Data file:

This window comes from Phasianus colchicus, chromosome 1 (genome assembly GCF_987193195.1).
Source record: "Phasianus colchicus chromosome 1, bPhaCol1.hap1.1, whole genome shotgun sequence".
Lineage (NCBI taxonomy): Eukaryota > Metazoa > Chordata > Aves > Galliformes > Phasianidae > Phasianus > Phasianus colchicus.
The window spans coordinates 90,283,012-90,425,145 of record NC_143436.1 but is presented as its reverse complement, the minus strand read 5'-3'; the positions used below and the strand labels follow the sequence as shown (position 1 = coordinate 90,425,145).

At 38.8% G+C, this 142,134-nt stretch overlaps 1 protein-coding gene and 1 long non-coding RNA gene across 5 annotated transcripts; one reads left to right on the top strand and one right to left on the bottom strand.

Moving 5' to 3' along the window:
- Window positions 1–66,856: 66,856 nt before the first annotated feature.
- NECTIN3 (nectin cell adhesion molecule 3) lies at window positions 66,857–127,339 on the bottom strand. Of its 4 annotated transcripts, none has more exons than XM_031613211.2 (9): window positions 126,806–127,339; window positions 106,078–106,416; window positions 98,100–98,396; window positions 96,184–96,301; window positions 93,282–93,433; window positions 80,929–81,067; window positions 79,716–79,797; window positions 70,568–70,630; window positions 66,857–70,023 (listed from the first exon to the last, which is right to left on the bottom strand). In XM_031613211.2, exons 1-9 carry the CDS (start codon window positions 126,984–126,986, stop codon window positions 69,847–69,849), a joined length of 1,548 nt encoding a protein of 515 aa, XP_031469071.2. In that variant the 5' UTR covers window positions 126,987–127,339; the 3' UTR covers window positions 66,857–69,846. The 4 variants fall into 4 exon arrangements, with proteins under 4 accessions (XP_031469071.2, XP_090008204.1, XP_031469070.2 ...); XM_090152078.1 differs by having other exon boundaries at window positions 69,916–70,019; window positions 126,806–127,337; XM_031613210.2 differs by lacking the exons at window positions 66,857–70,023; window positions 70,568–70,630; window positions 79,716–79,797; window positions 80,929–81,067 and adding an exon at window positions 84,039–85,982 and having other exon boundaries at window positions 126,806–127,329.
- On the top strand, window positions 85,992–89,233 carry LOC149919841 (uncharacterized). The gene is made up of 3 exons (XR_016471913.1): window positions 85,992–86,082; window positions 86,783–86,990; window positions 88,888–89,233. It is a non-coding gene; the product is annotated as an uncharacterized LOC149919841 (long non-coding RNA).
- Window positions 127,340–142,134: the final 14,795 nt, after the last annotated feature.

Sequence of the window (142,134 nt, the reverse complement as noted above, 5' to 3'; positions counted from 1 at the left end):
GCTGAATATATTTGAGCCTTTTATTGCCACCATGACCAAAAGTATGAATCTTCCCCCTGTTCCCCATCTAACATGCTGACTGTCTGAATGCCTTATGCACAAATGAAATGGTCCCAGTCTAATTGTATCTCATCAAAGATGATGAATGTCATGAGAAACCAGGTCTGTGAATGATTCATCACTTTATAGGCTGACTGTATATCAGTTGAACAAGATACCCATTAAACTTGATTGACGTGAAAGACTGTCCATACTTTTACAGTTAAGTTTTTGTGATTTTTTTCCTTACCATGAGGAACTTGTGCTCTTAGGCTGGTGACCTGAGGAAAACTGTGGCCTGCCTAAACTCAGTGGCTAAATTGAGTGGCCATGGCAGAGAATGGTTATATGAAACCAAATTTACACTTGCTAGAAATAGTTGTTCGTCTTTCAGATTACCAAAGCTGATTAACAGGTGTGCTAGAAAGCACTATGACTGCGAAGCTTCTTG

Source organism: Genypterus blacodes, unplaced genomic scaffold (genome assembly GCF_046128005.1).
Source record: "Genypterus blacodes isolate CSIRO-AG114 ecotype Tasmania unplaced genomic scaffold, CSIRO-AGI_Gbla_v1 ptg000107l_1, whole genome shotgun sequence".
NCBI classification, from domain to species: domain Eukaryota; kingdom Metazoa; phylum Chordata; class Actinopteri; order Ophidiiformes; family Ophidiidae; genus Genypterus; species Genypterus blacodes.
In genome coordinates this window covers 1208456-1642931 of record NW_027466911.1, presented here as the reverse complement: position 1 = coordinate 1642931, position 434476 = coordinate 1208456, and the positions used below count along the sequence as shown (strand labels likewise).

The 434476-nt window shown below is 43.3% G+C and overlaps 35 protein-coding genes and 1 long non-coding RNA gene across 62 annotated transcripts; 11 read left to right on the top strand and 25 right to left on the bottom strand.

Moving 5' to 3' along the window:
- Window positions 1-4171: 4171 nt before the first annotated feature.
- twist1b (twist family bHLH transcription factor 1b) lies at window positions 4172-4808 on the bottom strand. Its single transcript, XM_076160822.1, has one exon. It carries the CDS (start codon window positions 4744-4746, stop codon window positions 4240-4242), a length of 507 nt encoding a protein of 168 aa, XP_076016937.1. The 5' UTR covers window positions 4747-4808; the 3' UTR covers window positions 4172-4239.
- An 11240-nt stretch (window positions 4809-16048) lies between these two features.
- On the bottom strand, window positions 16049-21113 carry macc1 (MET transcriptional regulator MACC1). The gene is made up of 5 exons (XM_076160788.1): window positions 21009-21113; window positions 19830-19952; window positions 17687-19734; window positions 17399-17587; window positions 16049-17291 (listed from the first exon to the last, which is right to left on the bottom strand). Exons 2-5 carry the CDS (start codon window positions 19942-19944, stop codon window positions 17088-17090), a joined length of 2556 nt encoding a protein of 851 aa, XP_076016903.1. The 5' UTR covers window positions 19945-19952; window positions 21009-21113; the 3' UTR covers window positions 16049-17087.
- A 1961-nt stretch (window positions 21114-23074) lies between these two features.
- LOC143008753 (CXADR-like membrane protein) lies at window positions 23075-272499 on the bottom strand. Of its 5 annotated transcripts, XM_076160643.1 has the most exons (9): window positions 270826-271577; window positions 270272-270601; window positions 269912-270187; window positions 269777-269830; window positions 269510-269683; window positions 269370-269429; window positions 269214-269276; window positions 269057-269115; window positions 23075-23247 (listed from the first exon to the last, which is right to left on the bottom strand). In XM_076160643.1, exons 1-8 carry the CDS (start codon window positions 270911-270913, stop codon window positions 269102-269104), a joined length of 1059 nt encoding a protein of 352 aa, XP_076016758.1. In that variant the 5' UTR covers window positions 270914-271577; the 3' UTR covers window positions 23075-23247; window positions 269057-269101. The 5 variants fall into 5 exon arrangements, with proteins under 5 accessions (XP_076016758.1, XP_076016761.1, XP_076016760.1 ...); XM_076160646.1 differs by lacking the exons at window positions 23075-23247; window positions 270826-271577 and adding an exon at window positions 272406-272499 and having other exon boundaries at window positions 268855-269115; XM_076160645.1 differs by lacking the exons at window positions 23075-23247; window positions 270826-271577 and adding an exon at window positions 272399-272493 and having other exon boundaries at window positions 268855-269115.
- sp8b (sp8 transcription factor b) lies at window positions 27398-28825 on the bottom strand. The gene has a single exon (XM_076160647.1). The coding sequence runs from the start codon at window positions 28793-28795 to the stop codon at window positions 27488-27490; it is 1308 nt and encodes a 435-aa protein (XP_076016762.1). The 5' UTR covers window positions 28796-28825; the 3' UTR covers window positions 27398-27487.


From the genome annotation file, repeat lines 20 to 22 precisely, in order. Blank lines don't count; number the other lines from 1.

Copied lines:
- twist1b (twist family bHLH transcription factor 1b) lies at window positions 4172-4808 on the bottom strand. Its single transcript, XM_076160822.1, has one exon. It carries the CDS (start codon window positions 4744-4746, stop codon window positions 4240-4242), a length of 507 nt encoding a protein of 168 aa, XP_076016937.1. The 5' UTR covers window positions 4747-4808; the 3' UTR covers window positions 4172-4239.
- An 11240-nt stretch (window positions 4809-16048) lies between these two features.
- On the bottom strand, window positions 16049-21113 carry macc1 (MET transcriptional regulator MACC1). The gene is made up of 5 exons (XM_076160788.1): window positions 21009-21113; window positions 19830-19952; window positions 17687-19734; window positions 17399-17587; window positions 16049-17291 (listed from the first exon to the last, which is right to left on the bottom strand). Exons 2-5 carry the CDS (start codon window positions 19942-19944, stop codon window positions 17088-17090), a joined length of 2556 nt encoding a protein of 851 aa, XP_076016903.1. The 5' UTR covers window positions 19945-19952; window positions 21009-21113; the 3' UTR covers window positions 16049-17087.